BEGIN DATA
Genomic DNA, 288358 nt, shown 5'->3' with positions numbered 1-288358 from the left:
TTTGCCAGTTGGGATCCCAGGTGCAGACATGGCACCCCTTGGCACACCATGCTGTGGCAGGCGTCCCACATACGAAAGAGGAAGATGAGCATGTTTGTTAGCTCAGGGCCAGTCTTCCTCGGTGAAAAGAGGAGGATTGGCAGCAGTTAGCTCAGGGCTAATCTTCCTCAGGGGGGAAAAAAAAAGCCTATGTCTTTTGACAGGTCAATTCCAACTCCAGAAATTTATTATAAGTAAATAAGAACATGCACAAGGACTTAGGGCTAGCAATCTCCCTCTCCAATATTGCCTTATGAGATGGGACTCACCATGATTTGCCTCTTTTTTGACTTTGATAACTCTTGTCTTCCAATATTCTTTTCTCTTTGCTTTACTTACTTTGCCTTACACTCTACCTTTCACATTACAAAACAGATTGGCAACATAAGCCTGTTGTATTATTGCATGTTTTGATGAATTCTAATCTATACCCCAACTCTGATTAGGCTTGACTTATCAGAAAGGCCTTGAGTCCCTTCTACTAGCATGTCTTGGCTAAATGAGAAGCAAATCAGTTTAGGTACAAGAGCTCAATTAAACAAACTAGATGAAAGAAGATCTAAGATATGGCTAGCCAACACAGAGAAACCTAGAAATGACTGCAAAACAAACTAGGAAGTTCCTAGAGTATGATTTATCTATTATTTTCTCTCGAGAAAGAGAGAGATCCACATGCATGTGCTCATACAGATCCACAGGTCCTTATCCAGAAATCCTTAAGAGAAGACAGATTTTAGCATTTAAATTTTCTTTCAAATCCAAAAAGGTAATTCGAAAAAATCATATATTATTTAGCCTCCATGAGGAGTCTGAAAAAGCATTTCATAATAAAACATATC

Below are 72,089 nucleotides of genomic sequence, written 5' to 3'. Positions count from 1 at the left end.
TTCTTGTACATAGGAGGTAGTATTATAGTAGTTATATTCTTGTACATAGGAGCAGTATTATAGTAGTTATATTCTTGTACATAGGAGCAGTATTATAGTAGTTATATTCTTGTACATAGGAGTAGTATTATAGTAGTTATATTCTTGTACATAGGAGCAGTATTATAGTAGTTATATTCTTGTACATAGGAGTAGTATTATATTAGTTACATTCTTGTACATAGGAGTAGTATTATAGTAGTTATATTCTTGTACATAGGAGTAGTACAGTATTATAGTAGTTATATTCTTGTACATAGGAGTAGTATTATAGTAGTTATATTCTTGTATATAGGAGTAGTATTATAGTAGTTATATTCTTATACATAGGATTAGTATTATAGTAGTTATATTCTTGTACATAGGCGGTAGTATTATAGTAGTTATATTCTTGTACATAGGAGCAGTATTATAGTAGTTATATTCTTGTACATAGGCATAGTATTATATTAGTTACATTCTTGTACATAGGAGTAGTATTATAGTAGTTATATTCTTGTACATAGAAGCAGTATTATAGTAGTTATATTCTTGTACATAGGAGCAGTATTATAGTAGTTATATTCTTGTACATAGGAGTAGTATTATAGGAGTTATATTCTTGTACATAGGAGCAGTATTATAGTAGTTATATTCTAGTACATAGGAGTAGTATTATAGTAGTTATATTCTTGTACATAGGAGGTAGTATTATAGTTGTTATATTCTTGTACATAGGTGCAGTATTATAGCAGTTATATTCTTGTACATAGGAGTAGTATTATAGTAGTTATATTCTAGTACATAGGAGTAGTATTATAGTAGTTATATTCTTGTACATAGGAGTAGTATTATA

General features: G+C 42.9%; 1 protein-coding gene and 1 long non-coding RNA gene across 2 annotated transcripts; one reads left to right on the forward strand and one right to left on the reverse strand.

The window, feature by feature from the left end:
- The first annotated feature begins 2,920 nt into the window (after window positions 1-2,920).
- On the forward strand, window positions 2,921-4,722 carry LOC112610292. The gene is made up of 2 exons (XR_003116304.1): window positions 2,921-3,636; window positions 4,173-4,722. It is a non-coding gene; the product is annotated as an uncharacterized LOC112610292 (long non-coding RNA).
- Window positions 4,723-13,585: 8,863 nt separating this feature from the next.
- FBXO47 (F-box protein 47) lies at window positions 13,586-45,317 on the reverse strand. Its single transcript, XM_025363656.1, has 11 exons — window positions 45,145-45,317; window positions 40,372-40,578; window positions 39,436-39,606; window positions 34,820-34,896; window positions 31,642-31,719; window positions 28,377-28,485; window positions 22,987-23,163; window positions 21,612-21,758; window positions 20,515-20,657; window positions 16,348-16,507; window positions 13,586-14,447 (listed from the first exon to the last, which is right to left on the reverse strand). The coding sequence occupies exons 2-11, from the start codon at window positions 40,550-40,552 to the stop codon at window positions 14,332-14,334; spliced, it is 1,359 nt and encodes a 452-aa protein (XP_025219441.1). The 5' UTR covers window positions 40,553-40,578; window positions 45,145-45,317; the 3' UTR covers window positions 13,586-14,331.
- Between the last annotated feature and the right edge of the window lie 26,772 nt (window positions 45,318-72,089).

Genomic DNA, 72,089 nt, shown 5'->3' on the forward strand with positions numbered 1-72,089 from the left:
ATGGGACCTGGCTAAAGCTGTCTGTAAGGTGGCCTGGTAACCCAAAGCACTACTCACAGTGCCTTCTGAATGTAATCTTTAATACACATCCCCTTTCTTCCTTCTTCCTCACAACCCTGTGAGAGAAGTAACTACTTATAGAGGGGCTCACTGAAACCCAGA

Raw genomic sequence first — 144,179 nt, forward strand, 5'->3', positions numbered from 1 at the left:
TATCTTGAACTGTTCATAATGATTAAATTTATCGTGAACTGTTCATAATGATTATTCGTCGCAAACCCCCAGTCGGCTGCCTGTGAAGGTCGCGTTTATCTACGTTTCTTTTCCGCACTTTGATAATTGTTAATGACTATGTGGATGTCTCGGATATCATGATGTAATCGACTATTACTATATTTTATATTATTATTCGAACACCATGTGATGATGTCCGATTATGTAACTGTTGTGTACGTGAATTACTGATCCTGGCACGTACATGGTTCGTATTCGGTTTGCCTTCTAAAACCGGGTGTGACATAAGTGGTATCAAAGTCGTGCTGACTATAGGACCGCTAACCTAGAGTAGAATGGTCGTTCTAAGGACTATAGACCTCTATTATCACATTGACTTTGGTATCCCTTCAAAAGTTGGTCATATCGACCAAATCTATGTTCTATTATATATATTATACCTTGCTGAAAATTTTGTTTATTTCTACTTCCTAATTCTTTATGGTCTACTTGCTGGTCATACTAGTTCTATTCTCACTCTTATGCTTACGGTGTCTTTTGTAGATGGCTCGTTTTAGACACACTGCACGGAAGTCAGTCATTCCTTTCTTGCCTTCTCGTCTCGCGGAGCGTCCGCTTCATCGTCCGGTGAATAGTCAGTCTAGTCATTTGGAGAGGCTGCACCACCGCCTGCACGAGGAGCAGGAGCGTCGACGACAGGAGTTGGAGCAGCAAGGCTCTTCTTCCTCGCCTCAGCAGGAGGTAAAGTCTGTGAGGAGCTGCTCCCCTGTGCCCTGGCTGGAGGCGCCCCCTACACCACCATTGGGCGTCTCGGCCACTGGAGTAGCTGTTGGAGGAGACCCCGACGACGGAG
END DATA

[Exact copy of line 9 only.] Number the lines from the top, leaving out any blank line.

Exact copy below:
- Window positions 4,723-13,585: 8,863 nt separating this feature from the next.